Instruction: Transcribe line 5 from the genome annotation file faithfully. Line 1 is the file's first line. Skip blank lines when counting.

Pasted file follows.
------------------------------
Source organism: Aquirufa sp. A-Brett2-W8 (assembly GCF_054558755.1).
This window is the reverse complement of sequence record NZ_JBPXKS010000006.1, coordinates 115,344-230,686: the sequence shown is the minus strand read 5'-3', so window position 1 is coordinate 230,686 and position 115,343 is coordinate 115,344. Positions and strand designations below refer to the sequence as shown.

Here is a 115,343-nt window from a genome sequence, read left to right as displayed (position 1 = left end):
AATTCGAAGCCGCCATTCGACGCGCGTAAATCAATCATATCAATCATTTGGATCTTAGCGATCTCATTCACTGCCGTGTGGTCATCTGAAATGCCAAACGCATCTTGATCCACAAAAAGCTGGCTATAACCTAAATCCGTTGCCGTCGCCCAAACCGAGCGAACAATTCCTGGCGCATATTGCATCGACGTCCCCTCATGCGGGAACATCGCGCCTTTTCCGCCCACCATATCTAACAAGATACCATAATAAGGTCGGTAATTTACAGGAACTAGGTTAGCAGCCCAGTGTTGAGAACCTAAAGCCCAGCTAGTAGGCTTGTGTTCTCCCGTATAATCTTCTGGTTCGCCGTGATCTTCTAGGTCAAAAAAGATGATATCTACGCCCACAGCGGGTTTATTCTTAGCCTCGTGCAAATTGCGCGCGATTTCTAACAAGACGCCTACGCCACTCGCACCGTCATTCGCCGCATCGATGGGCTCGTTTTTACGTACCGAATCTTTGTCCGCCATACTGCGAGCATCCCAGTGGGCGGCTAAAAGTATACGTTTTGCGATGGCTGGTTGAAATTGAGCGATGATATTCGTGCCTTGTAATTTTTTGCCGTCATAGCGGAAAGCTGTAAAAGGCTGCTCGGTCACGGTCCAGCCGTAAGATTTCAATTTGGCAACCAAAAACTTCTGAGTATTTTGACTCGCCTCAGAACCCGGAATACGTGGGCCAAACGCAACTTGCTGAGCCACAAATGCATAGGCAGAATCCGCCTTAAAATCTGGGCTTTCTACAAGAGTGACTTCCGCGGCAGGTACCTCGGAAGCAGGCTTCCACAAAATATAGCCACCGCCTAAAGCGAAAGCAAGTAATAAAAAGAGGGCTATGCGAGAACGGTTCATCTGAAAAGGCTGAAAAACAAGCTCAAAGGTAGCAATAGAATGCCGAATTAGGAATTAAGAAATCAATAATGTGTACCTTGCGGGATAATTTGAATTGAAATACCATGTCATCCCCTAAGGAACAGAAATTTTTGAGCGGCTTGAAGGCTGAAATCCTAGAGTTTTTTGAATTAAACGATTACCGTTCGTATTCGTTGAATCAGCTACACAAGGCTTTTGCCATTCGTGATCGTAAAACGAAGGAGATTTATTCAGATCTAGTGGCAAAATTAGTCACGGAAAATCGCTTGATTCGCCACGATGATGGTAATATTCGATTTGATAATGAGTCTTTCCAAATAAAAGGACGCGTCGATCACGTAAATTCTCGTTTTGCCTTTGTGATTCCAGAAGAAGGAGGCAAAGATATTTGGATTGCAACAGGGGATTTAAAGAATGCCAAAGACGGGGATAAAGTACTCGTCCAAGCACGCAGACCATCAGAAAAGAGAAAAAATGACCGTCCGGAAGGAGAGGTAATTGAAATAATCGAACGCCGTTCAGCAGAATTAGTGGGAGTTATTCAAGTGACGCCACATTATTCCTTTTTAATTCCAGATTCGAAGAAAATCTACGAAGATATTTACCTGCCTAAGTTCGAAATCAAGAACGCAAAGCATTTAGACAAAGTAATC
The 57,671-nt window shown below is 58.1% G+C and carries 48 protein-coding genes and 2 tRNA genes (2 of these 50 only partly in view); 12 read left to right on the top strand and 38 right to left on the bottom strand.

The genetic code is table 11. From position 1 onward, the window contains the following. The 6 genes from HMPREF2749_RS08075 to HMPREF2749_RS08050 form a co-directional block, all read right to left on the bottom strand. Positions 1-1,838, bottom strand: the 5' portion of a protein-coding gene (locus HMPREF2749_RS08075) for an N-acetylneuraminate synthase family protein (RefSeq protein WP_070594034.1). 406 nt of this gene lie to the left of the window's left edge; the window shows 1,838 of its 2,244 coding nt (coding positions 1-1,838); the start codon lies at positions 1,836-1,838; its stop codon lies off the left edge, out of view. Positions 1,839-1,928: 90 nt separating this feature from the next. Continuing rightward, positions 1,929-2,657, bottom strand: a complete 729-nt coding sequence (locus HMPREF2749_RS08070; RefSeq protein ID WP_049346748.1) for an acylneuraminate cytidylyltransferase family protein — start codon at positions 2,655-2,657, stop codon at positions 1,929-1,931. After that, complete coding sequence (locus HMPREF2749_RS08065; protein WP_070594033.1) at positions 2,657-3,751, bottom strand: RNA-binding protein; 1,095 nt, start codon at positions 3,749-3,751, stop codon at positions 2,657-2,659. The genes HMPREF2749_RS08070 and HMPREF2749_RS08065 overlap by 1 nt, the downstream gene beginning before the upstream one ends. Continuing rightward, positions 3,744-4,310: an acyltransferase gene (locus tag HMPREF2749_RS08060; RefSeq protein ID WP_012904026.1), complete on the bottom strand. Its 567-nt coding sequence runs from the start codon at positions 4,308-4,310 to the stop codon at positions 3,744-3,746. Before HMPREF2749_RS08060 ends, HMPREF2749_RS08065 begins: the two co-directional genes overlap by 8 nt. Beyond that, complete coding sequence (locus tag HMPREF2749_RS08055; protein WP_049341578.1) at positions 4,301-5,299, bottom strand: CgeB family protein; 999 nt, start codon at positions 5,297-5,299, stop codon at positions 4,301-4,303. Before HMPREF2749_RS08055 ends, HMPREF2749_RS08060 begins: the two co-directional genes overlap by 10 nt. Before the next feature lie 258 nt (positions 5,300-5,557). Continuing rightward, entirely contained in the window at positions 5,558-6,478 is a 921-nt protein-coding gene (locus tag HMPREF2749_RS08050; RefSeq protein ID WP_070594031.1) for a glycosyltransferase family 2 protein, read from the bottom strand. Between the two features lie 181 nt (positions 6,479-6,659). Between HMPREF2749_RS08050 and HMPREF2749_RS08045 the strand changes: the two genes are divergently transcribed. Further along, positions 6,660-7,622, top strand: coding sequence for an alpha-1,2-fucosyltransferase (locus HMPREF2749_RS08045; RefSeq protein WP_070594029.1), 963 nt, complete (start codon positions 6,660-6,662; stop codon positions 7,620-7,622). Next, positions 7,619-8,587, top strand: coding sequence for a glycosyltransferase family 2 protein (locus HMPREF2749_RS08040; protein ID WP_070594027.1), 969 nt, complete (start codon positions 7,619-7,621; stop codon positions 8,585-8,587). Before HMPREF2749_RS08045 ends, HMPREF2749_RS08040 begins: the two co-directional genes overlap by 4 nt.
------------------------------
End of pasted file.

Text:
The 57,671-nt window shown below is 58.1% G+C and carries 48 protein-coding genes and 2 tRNA genes (2 of these 50 only partly in view); 12 read left to right on the top strand and 38 right to left on the bottom strand.